Paul’s ART STUFF ON A TRAIN #142: ‘Computers at Christmas’

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Michael Craig-Martin: ‘Apple 17inch Powerbook G4’ – Acrylic on canvas 2003

Anglo-American Michael Craig-Martin, with his biliously cool outlined objects, and former East German dissident A R Penck, with his cipher stickmen, have two of the most instantly recognisable painting styles around. Both show to advantage currently. In Craig-Martin’s case (‘Transience’ to 14 Feb), the scale of the Serpentine Gallery allows him to maximise the intensity of colour and vary his presentational tactics, while narrowing his focus to track changing technology. That triggers a memento mori path from bulbously redundant televisions to almost abstracted flatscreens, with nice little jokes thrown in. Is that credit card coloured as if ready to buy a Rothko? Are we to take trainers seriously as technology? What are those French fries doing here – are they a stand-in for computer chips? And why are they radioactively green – are French Fries that bad for you? The Penck show (‘Early Works’ at Michael Werner to 20 Feb) is more about showing his breadth. We see early paintings as his archetypes come into focus in the late sixties, and a good sample of his sculpture from the period, in which the accessible (and, consequently, crude and cheap) materials available to an unofficial artists behind The Wall translate to ramshackle range of anthropomorphic items. They now seem to criticise the crassness of communist life just as Craig-Martin deprecates the sleek triviality and passing fads of capitalism – just brought into focus by Christmas, I guess. Both artists can seem formulaic, but not here. Moreover, the two shows touch on a common subject: the computer keyboard…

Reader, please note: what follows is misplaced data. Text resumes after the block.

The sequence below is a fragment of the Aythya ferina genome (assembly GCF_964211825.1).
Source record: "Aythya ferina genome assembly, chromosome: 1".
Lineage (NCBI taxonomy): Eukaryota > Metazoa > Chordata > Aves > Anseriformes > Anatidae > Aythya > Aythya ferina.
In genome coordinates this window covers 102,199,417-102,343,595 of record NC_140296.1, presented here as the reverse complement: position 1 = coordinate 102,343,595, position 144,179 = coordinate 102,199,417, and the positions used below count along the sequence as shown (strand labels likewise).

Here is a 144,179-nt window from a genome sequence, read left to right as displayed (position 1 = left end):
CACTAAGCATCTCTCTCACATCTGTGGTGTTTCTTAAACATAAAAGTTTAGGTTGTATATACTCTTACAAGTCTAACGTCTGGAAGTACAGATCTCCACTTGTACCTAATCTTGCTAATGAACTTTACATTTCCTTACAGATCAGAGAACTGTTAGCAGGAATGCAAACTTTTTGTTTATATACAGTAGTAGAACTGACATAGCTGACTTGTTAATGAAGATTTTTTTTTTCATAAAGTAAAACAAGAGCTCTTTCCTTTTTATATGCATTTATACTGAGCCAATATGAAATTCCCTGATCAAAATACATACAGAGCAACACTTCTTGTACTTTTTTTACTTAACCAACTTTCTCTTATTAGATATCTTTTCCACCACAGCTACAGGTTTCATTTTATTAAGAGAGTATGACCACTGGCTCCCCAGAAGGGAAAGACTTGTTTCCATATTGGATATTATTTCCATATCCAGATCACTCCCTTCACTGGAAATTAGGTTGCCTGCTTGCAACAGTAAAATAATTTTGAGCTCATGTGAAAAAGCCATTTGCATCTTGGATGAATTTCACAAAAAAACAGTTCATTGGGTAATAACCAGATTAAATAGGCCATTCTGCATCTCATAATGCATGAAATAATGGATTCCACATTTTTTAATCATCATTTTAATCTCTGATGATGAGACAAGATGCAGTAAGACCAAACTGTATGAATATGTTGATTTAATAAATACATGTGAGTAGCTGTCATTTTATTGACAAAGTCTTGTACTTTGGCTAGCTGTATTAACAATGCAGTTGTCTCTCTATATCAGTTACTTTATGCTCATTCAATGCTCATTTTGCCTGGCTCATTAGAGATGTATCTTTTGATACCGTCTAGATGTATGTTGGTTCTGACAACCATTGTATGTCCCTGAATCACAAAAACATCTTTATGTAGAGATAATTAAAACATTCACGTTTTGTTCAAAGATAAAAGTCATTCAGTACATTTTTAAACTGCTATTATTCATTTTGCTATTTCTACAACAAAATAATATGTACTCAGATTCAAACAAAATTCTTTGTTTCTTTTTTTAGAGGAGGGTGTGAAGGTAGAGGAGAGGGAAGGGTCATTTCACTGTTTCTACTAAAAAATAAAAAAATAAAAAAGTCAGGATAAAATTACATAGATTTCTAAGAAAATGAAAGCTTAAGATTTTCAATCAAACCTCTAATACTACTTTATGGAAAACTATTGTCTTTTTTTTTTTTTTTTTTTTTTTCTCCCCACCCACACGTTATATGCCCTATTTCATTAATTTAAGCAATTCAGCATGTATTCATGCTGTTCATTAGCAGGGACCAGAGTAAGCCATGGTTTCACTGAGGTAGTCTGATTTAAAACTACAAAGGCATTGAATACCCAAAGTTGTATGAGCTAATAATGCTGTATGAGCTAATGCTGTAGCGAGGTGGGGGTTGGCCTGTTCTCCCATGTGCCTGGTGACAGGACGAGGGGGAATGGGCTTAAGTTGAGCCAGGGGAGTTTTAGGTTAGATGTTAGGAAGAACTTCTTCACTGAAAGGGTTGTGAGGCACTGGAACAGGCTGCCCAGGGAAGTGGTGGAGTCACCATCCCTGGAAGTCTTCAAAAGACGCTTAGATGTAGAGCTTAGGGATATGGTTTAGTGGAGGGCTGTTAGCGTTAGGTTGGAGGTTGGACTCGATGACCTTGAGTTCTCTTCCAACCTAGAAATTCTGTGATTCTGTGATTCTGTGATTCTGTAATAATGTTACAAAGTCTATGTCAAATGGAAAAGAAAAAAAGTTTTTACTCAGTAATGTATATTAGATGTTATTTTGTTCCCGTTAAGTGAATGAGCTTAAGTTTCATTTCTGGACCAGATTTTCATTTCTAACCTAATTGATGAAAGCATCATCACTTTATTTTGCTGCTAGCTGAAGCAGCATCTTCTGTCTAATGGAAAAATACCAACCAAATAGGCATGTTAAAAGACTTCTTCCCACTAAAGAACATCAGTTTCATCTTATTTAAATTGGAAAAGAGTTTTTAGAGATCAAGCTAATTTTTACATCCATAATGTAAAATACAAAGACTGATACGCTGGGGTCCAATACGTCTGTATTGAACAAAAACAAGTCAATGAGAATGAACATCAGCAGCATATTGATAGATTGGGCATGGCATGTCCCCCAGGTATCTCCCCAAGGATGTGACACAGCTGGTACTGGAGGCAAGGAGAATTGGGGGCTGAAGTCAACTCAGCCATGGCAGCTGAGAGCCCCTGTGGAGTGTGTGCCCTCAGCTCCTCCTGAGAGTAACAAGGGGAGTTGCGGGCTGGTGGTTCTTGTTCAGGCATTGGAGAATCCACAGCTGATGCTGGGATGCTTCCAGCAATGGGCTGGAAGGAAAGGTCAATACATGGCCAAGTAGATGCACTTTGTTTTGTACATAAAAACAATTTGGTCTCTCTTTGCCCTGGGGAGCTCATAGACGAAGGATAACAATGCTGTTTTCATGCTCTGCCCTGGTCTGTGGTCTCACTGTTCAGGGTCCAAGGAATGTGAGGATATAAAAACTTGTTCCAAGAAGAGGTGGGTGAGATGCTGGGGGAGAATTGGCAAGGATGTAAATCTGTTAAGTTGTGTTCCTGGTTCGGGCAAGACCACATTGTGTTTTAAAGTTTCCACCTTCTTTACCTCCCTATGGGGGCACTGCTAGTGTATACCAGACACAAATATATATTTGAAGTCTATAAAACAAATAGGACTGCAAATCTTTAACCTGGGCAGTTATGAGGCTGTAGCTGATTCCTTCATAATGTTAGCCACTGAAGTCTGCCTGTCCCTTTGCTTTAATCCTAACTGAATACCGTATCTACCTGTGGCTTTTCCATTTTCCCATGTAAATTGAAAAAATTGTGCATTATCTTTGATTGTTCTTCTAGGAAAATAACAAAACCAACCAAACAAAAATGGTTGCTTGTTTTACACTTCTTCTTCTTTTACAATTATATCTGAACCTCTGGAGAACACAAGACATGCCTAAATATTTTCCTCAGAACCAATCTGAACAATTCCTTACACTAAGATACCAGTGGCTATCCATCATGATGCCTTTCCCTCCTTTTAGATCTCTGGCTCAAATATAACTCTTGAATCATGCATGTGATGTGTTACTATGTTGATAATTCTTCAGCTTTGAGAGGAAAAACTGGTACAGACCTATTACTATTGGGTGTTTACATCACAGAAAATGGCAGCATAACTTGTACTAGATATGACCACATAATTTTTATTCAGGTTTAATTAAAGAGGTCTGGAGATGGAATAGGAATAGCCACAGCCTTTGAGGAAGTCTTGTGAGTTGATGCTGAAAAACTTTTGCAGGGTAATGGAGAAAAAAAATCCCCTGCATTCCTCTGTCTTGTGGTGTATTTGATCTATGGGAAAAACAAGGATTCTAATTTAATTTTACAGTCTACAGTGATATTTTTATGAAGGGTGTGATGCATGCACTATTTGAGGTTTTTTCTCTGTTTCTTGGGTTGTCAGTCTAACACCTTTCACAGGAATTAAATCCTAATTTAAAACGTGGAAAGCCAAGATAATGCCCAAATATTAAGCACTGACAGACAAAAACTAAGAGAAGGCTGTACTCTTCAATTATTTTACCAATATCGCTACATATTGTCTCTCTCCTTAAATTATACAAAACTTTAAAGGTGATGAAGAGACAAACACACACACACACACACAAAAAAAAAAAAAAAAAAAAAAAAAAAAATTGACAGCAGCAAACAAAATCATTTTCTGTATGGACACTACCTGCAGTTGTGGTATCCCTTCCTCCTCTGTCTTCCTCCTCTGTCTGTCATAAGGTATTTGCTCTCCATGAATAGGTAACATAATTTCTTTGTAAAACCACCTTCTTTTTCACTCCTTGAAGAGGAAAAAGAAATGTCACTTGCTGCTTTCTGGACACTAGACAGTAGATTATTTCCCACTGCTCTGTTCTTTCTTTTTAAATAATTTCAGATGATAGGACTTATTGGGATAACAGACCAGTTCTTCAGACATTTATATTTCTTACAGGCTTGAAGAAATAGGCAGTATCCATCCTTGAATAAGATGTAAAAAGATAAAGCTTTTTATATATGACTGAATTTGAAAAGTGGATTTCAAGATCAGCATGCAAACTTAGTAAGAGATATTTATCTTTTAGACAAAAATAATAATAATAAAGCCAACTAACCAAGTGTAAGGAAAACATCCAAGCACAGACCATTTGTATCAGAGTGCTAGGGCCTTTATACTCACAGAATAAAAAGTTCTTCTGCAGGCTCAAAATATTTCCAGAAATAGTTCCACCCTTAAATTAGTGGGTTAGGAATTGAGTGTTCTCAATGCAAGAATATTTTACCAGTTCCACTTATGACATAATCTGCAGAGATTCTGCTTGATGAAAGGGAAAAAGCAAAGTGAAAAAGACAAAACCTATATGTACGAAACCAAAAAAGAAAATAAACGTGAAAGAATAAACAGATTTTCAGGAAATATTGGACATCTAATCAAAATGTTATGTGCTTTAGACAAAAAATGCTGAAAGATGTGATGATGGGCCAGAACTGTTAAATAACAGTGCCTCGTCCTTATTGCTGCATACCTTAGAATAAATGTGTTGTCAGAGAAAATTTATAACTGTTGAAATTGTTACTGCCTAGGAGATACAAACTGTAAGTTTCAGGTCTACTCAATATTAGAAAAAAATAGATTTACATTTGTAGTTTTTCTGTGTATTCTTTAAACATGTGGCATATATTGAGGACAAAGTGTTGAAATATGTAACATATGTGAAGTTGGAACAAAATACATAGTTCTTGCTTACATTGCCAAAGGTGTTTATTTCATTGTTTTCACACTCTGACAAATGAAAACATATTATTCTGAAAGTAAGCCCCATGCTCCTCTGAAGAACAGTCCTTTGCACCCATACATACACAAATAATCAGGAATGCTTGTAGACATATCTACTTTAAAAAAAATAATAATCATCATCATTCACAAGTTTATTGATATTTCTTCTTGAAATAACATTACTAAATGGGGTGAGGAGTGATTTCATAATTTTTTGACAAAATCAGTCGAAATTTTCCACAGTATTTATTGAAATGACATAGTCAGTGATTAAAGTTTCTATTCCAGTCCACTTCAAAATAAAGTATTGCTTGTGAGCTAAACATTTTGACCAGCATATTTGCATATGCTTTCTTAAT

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AR Penck: ‘Primitive Computer’, 1968 – Oil on masonite

Most days art Critic Paul Carey-Kent spends hours on the train, traveling between his home in Southampton and his day job in London. Could he, we asked, jot down whatever came into his head?

About Paul Carey-Kent

Art critic and curator, based in Southampton. I write most regularly for Art Monthly, Frieze, The Art Newspaper, Border Crossings, STATE, Photomonitor, Art Critical, ArtLyst... and, of course, FAD - when I'm on the train to and from my job in London as a health and social care financial policy analyst.